No operational traveller sites for several years

It will be at least a couple of years before there are operational sites designated for travellers in Aberdeenshire, according to council officials.

The admission came during a discussion of the revised policy on the local authority’s management of unauthorised gypsy/travellers encampments at the Kincardine and Mearns area committee this week.

Four possible halting sites have been identified as part of the proposed local development plan, but the council’s Environmental Health Specialist Officer David Cooper told councillors that they could not be fast-tracked and were “part and parcel” of that plan. He said they might not be operational for three years as a result.

The council has come under heavy fire this year for its management of unauthorised encampments, after Stonehaven and other areas across Aberdeenshire played host to large groups of travellers throughout the summer period.

The resulting outcry has led to the council reviewing its management policy for unauthorised encampments but has stated that there is only so much it is able to do until alternative accommodation can be found for the travellers.

The Association of Chief Police Officers of Scotland (ACPOS) has issued operational guidance on the role that the police will take in relation to unauthorised encampments, based on Scottish Government guidance. It highlights the Lord Advocate’s instruction to Procurators Fiscal in 2004 stating that there is a presumption against prosecution where the sole issue is trespass rather than any illegal activity by the travellers themselves.

A report before councillors on Tuesday stated: “It is important to note that ACPOS has indicated that a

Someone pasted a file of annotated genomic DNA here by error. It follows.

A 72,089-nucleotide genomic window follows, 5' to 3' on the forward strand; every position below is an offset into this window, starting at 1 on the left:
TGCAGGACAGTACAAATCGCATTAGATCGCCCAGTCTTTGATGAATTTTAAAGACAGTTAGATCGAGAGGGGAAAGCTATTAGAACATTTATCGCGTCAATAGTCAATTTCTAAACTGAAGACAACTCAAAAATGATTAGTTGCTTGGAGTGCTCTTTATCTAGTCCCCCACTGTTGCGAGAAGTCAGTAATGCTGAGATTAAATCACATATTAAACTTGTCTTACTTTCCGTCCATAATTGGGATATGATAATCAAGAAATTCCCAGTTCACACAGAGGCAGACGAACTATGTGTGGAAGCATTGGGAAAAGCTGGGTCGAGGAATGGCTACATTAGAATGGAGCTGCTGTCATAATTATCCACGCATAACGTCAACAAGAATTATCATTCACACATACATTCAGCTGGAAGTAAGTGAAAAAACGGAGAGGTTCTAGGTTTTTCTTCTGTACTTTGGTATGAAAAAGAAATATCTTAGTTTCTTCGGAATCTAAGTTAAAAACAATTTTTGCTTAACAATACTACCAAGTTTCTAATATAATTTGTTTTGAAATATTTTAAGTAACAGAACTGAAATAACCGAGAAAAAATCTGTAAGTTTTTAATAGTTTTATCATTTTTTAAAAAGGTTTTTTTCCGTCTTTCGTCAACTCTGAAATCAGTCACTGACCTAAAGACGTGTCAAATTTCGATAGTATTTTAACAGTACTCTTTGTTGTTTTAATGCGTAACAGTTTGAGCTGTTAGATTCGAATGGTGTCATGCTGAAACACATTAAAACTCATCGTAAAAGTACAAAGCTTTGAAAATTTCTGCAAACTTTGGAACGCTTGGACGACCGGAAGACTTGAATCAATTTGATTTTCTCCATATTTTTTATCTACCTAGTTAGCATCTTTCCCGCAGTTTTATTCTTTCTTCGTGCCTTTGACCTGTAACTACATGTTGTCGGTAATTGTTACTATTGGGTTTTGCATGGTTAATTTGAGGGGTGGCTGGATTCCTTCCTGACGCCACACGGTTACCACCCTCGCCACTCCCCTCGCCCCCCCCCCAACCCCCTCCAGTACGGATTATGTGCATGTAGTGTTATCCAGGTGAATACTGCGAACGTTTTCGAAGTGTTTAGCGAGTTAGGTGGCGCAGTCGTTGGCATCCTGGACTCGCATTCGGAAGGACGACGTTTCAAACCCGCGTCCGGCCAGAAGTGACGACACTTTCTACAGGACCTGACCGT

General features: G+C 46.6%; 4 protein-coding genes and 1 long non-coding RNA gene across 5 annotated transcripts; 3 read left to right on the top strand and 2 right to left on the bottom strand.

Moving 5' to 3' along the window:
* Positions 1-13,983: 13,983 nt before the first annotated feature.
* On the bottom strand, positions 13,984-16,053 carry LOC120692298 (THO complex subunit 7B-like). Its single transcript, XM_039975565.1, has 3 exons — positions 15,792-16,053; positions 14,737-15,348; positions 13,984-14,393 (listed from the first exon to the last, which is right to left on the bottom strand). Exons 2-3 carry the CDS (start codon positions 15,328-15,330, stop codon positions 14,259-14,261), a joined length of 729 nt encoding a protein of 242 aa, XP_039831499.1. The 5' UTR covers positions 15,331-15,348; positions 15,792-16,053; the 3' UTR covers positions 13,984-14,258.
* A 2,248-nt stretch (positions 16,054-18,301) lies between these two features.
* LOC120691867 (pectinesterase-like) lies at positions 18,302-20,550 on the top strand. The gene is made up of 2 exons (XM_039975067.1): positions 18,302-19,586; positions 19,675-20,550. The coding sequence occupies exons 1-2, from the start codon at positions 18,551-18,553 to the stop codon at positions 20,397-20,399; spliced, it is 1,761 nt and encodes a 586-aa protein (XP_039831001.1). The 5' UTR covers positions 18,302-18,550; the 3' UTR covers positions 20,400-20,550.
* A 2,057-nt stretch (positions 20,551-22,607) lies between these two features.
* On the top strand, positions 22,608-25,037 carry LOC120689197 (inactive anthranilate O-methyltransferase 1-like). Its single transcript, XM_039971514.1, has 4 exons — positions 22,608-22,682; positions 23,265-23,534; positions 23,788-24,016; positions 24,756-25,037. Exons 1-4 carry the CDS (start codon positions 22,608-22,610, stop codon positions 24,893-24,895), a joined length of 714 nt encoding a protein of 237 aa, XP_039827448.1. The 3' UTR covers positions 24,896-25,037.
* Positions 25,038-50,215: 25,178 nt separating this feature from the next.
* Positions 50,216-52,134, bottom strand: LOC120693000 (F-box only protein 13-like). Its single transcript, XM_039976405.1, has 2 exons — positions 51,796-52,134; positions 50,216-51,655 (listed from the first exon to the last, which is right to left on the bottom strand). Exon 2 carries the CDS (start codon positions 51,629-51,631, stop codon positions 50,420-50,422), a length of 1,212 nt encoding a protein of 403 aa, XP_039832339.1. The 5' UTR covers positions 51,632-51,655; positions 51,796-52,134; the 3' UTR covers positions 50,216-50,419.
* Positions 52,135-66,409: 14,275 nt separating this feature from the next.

failure by a local authority to make provision for the needs of Gypsies/Travellers will reinforce this presumption. This presumption has a significant bearing on the options available to deal with encampments.”

North Kincardine councillor Paul Melling said he was disappointed at the length of time it would take to get operational sites and wanted to know what the council’s “Plan B” was for next year.

He said: “My community - Kincardineshire - is looking for something that is going to stop a repetition of what happened this year.”

Speaking at this week’s meeting of the Stonehaven and District Community Council, chairman David Fleming added: “We still have a problem in March if people start turning up and how the officers are going to deal with this. That should be crystal clear.”

The major changes in Aberdeenshire Council’s management policy include removing the previous stipulations on the maximum number of caravans (eight) and maximum length of stay (six weeks) and instead judging each case on its individual merits.

The council’s policy and resources committee put the document out for consultation last month and it is yet to be discussed by the five other area committees before being returned for final approval next year.

The changes will bring Aberdeenshire Council in line with the policy of Aberdeen City Council and Moray Council, meaning there is a blanket policy in place across the three regions.